Navigation Links
Study resolves debate on human cell shut-down process
Date:4/12/2012

Researchers at the University of Liverpool have resolved the debate over the mechanisms involved in the shut-down process during cell division in the body.

Research findings, published in the journal PNAS, may contribute to future studies on how scientists could manipulate this shut-down process to ensure that viruses and other pathogens do not enter the cells of the body and cause harm.

Previous research has shown that when cells divide, they cannot perform any other task apart from this one. They cannot, for example, take in food and fluids at the same time as managing the important process of dividing into 'daughter cells' to replicate the body's genetic information. Cells, instead, shut-down the intake of food and fluid during cell division and for many years it was thought that they did this by preventing a vehicle - called a receptor - from transporting nutrients through the cell membrane.

In recent years scientists have shown evidence to suggest that this theory may be wrong. Scientists have argued that the cell does not shut down the mechanisms that allow food and fluid to enter the cell as previously thought, but rather the receptors that transport this fuel are absent altogether during cell division, allowing the cell to focus on the one task of dividing.

Studies at Liverpool, however, have now shown that the original theory, first documented in 1965, is accurate. The receptors are present and able to transport food and fluid during cell division, but the mechanism that allows them through the membrane of the cell shuts-down until cell division is complete.

Dr Stephen Royle, from the University's Institute of Translational Medicine, explains: "We know that cells in the body do not have the ability to multi-task during cell division. It can only focus on the job of dividing and not on other important tasks such as uptake of nutrients. If we think of the cell membrane like a dock at a port and the receptors as a boat delivering cargo, we have shown that the boat, or receptor, is present but the dock, or membrane, does not allow it to unload or go any further.

"Viruses and pathogens use the same route into cells as nutrients, so the next stage of this work is to identify the trigger for this shut-down process, so that we understand whether this on/off switch can be manipulated to prevent harmful infections passing through the cell membrane. This is a long way in the future, but this work puts us closer to understanding how the cells in the body work."


'/>"/>
Contact: Samantha Martin
samantha.martin@liv.ac.uk
44-015-179-42248
University of Liverpool
Source:Eurekalert

Related biology news :

1. Study shows botanical formula fights prostate cancer
2. Approach to diabetes self-management too narrow, study suggests
3. Study finds peoples niceness may reside in their genes
4. Loyola study debunks common myth that urine is sterile
5. UCSB study shows forest insects and diseases arrive in US via imported plants
6. Head and body lice appear to be the same species, genetic study finds
7. Life expectancy may affect when you get married, divorced, have kids: Queens University study
8. Sexual reproduction brings long-term benefits, study shows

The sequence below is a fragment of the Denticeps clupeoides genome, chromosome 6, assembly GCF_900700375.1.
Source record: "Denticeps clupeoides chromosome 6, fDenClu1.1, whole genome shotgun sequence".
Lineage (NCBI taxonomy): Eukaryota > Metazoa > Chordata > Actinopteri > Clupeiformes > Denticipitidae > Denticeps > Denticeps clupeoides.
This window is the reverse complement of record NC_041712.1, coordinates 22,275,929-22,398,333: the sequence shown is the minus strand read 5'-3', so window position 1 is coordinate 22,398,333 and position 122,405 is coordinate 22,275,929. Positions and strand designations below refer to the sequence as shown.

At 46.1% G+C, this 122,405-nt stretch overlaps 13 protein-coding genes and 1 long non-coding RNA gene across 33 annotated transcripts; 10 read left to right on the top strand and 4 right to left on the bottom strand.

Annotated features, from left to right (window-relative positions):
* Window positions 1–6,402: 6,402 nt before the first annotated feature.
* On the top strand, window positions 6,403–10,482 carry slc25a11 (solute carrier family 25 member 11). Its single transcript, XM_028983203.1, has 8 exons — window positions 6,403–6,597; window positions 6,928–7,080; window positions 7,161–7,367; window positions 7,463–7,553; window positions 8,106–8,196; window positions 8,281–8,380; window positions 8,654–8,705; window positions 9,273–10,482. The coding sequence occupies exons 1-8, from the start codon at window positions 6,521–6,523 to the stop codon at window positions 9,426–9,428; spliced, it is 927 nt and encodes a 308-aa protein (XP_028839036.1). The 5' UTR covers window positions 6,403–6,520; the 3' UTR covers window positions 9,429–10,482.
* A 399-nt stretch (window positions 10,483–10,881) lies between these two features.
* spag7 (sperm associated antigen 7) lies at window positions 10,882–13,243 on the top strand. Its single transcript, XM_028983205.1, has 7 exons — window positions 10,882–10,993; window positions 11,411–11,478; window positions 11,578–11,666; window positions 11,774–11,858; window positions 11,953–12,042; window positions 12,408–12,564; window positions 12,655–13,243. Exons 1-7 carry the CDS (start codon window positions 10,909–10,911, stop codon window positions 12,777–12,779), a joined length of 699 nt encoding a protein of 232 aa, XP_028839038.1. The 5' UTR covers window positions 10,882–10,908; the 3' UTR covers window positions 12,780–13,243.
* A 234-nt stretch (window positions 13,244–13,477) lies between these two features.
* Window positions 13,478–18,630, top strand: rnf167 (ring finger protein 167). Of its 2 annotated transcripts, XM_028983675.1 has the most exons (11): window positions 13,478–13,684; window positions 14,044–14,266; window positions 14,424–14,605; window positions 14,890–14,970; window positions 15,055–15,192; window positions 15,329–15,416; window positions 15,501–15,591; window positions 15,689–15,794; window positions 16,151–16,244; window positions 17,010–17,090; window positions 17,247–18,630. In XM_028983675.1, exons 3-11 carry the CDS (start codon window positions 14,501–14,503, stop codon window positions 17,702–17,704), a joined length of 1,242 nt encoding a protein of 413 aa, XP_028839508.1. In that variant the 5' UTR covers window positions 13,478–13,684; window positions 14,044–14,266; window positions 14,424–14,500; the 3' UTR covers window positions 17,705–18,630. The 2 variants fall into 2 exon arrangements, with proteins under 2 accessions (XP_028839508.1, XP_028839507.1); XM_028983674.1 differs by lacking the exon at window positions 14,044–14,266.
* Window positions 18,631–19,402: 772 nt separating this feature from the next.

9. Researchers use game to change how scientists study disease outbreaks
10. Copper chains: Study reveals Earths deep-seated hold on copper
11. Study shows unified process of evolution in bacteria and sexual eukaryotes
Post Your Comments:
*Name:
*Comment:
*Email:
(Date:1/13/2017)... Jan. 13, 2017 Sandata Technologies, LLC, ... the homecare industry, including Electronic Visit Verification™ (EVV™), ... Justin Jugs, as Senior Vice President of Product ... years of homecare experience to Sandata, where he ... plans to align Sandata,s suite of solutions with ...
(Date:1/11/2017)... Jan. 11, 2017 Intoxalock, a leading ignition ... release of its patent-pending calibration device. With this new ... calibrations, securely upload data logs and process repairs at ... "Fighting drunk driving through the application of ... at large, but also for the customer who can ...
(Date:1/6/2017)... 5, 2017  Delta ID Inc., a leader in ... for automotive at CES® 2017. Delta ID has collaborated ... demonstrate the use of iris scanning as a secure, ... driver in a car, and as a way to ... Delta ID and Gentex will demonstrate (booth ...
Breaking Biology News(10 mins):
(Date:1/21/2017)... Jan. 20, 2017 Interpace Diagnostics Group, ... that provides clinically useful molecular diagnostic tests and ... into a securities purchase agreement with three  institutional ... of common stock in a registered direct offering.  ... agreed to sell to the same investors warrants ...
(Date:1/20/2017)... ... ... The two newest companies to join the University City Science Center’s Port business ... Wistar Institute, and Sanguis, launched by a trio of students from the University of ... developing a treatment for a chronic viral infection and its associated diseases, with the ...
(Date:1/20/2017)... MA (PRWEB) , ... January ... ... leader in Less Exposure Surgery (LES®) Technologies, announced today the next evolution ... PedFuse Pedicle Screw System platform). In contrast to the competition, SpineFrontier is ...
(Date:1/19/2017)... 19, 2017 /PRNewswire -- WuXi AppTec, a leading ... and technology platform, today announced that it has ... preclinical drug discovery contract research organization (CRO). After ... wholly-owned subsidiary of WuXi, and will continue to ... greater services. The acquisition will further strengthen WuXi,s ...
Breaking Biology Technology: